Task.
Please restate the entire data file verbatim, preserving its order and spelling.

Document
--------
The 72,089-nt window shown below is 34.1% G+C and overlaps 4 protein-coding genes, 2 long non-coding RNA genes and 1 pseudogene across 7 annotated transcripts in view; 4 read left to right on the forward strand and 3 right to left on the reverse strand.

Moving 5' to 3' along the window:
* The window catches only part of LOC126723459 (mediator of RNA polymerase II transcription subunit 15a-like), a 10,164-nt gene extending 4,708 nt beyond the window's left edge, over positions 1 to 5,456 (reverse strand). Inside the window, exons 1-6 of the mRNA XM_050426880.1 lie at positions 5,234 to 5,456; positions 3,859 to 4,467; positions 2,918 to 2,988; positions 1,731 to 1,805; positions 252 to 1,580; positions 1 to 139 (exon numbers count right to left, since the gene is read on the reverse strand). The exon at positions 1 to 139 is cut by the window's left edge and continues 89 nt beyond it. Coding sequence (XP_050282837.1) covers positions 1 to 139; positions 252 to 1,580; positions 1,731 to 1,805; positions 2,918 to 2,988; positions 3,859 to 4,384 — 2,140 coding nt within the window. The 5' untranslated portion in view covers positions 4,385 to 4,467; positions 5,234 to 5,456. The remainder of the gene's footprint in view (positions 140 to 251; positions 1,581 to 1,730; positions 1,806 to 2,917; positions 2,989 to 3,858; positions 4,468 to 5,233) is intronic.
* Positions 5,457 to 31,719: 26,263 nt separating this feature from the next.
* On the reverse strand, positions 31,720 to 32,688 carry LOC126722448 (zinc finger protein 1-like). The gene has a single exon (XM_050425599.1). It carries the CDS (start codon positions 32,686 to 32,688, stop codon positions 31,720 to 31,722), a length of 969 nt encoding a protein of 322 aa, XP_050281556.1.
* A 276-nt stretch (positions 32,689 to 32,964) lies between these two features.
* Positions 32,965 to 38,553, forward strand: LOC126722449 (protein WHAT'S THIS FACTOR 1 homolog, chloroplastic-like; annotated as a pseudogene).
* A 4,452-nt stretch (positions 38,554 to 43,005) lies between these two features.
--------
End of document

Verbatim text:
The 72,089-nt window shown below is 34.1% G+C and overlaps 4 protein-coding genes, 2 long non-coding RNA genes and 1 pseudogene across 7 annotated transcripts in view; 4 read left to right on the forward strand and 3 right to left on the reverse strand.

Moving 5' to 3' along the window:
* The window catches only part of LOC126723459 (mediator of RNA polymerase II transcription subunit 15a-like), a 10,164-nt gene extending 4,708 nt beyond the window's left edge, over positions 1 to 5,456 (reverse strand). Inside the window, exons 1-6 of the mRNA XM_050426880.1 lie at positions 5,234 to 5,456; positions 3,859 to 4,467; positions 2,918 to 2,988; positions 1,731 to 1,805; positions 252 to 1,580; positions 1 to 139 (exon numbers count right to left, since the gene is read on the reverse strand). The exon at positions 1 to 139 is cut by the window's left edge and continues 89 nt beyond it. Coding sequence (XP_050282837.1) covers positions 1 to 139; positions 252 to 1,580; positions 1,731 to 1,805; positions 2,918 to 2,988; positions 3,859 to 4,384 — 2,140 coding nt within the window. The 5' untranslated portion in view covers positions 4,385 to 4,467; positions 5,234 to 5,456. The remainder of the gene's footprint in view (positions 140 to 251; positions 1,581 to 1,730; positions 1,806 to 2,917; positions 2,989 to 3,858; positions 4,468 to 5,233) is intronic.
* Positions 5,457 to 31,719: 26,263 nt separating this feature from the next.
* On the reverse strand, positions 31,720 to 32,688 carry LOC126722448 (zinc finger protein 1-like). The gene has a single exon (XM_050425599.1). It carries the CDS (start codon positions 32,686 to 32,688, stop codon positions 31,720 to 31,722), a length of 969 nt encoding a protein of 322 aa, XP_050281556.1.
* A 276-nt stretch (positions 32,689 to 32,964) lies between these two features.
* Positions 32,965 to 38,553, forward strand: LOC126722449 (protein WHAT'S THIS FACTOR 1 homolog, chloroplastic-like; annotated as a pseudogene).
* A 4,452-nt stretch (positions 38,554 to 43,005) lies between these two features.